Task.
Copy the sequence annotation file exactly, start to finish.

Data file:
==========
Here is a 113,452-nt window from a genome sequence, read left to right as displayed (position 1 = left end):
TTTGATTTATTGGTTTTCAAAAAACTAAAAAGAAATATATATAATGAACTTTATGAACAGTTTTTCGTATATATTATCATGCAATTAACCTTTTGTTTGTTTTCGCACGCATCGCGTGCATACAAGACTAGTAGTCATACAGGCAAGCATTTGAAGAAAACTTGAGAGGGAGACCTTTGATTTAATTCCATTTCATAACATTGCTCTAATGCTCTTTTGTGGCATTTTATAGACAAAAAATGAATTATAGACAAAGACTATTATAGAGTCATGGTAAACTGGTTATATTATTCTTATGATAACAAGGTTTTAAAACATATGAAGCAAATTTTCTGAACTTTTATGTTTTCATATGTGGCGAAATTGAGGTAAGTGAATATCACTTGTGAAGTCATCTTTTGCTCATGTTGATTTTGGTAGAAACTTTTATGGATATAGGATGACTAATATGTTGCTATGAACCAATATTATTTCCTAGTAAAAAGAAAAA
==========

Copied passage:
Here is a 113,452-nt window from a genome sequence, read left to right as displayed (position 1 = left end):
TTTGATTTATTGGTTTTCAAAAAACTAAAAAGAAATATATATAATGAACTTTATGAACAGTTTTTCGTATATATTATCATGCAATTAACCTTTTGTTTGTTTTCGCACGCATCGCGTGCATACAAGACTAGTAGTCATACAGGCAAGCATTTGAAGAAAACTTGAGAGGGAGACCTTTGATTTAATTCCATTTCATAACATTGCTCTAATGCTCTTTTGTGGCATTTTATAGACAAAAAATGAATTATAGACAAAGACTATTATAGAGTCATGGTAAACTGGTTATATTATTCTTATGATAACAAGGTTTTAAAACATATGAAGCAAATTTTCTGAACTTTTATGTTTTCATATGTGGCGAAATTGAGGTAAGTGAATATCACTTGTGAAGTCATCTTTTGCTCATGTTGATTTTGGTAGAAACTTTTATGGATATAGGATGACTAATATGTTGCTATGAACCAATATTATTTCCTAGTAAAAAGAAAAA